Boosted by Hurricane Floyd, streamflow into the Chesapeake Bay finally returned to normal levels in September, after flowing at below-average rates for more than a year.

Total streamflow into the Bay during September was about 30.6 billion gallons a day, according to the U.S. Geological Survey, about 49 percent above the long-term average of 20.5 bgd for the month. September flows into the Bay were about three times higher in September than they were in August.

Although flows from the two largest rivers entering the Bay — the Susquehanna and Potomac — rose because of Floyd, both were still below records for the month, the USGS reported.

Flows from the Susquehanna averaged 12.3 billion gallons a day in September, up from 3.6 bgd in August. Potomac flows, measured near Washington, averaged 3.7 bgd in September, up from 0.9 bgd in August.

The story was different on the Delmarva Peninsula, though, which had the heaviest rainfall from the hurricane. Rivers there were near, or broke, flow records, according to the USGS.

As a result, the USGS said impacts from increased nutrient and sediment runoff — driven from the land and into the water by heavy rains — was probably most significant in tidal Eastern Shore tributaries.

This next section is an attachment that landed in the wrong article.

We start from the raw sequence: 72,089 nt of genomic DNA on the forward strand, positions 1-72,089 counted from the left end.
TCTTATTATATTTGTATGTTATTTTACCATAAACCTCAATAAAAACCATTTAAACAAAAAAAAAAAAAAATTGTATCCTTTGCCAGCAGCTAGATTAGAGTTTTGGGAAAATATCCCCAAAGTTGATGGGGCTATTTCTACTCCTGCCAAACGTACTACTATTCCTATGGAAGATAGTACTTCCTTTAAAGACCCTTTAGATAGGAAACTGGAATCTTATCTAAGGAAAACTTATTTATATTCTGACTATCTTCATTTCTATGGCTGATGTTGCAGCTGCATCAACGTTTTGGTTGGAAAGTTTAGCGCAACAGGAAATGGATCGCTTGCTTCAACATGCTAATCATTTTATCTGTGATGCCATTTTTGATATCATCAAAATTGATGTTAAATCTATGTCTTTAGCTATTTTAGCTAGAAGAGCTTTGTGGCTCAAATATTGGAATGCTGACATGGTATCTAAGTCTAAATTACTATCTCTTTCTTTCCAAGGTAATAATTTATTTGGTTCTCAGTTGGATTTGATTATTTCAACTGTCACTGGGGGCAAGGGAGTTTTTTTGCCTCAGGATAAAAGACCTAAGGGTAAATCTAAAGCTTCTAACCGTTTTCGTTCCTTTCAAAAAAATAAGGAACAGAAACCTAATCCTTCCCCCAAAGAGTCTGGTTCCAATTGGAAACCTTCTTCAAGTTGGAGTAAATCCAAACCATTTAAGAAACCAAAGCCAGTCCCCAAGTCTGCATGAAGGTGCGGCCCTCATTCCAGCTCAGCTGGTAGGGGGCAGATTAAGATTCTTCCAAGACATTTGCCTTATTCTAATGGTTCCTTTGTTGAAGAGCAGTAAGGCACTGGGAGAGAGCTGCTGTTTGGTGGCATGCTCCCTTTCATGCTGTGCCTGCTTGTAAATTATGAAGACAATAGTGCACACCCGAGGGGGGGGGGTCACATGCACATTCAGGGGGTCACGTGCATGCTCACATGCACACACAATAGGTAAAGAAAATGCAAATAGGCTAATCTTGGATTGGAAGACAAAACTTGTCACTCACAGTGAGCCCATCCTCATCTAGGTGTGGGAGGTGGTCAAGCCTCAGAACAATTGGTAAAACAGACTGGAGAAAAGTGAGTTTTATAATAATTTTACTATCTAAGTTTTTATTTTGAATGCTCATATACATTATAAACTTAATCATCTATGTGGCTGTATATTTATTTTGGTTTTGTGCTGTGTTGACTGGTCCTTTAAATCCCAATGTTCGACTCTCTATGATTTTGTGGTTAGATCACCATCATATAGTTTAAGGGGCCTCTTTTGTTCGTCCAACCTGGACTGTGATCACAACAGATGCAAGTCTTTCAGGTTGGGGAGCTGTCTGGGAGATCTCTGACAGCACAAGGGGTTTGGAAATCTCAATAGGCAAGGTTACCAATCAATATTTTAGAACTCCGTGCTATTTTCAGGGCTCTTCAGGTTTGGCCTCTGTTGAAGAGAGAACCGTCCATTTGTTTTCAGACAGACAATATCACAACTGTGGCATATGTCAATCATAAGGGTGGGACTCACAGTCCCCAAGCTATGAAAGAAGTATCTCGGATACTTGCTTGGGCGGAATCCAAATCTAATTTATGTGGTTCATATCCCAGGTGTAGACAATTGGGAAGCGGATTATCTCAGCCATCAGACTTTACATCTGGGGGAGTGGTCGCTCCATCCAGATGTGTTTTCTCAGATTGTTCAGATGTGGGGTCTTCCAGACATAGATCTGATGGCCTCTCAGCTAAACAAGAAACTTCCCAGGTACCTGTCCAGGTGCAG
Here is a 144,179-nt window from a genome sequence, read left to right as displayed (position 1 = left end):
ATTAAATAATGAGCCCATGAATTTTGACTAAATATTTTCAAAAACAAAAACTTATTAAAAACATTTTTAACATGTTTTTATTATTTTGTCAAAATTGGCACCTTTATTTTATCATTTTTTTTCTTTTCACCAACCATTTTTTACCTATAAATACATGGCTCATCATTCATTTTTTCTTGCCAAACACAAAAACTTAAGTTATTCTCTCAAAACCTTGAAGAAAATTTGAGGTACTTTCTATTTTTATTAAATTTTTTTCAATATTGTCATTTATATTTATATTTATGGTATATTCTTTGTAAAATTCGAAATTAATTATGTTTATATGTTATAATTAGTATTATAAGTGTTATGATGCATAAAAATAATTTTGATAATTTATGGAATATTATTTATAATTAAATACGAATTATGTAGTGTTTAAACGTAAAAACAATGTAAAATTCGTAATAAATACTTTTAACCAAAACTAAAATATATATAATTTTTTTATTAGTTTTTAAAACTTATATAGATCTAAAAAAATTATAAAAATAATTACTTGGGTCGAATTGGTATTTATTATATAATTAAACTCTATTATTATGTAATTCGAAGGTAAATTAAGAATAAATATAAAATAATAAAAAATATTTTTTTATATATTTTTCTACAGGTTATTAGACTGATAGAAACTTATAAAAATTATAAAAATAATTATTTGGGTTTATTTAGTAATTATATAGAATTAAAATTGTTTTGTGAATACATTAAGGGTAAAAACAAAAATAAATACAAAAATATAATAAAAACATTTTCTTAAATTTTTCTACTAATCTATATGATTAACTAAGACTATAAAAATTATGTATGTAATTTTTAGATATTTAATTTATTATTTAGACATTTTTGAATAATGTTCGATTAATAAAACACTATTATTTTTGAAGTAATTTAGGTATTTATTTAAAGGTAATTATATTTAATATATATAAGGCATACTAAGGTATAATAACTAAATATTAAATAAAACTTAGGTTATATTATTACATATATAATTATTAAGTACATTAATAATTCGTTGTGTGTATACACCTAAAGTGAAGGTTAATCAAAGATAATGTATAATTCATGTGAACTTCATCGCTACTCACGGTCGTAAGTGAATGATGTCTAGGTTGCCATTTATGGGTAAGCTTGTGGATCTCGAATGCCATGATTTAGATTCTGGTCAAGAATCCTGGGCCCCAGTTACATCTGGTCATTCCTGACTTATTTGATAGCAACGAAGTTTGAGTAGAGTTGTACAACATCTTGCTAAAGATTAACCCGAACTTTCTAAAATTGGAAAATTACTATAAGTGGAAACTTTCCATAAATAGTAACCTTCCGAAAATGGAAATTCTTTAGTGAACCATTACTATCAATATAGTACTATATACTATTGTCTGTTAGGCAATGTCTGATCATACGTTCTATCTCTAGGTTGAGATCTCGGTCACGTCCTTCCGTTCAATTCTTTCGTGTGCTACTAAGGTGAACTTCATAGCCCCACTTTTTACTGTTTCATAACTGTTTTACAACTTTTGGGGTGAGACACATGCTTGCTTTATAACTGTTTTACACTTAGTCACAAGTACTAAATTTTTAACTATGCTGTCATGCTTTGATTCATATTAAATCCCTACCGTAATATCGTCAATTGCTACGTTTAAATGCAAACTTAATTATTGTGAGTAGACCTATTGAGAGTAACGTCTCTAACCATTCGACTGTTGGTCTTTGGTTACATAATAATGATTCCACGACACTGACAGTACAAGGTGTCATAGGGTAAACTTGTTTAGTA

The exact impact on the Bay and its tributaries won’t be known until more monitoring information is analyzed. One of the biggest questions is Floyd’s impact on oysters. The low-flow conditions which persisted since August 1998 had created conditions ripe for the oyster-killing diseases MSX and dermo, but the fresh water from Floyd may have helped push those diseases downstream.

Besides increasing streamflow, the USGS said groundwater levels were returning to normal levels in much of the basin, although they were still below normal in much of Pennsylvania.

Floyd fulfilled what long-term weather forecasters with the National Oceanic and Atmospheric Administration had predicted months ag That the region’s persistent drought would likely continue unless it was broken by a hurricane.

NOAA forecasters say that La Nina, which was blamed for contributing to the drought, continues to persist in the Pacific, though in a weakened state.

La Nina refers to cooler-than-normal ocean waters across the Central and Eastern Equatorial Pacific. La Nina, and its climatic opposite, El Nino, affect the weather patterns across North America by changing the character of the winter jet stream, which ultimately controls weather patterns.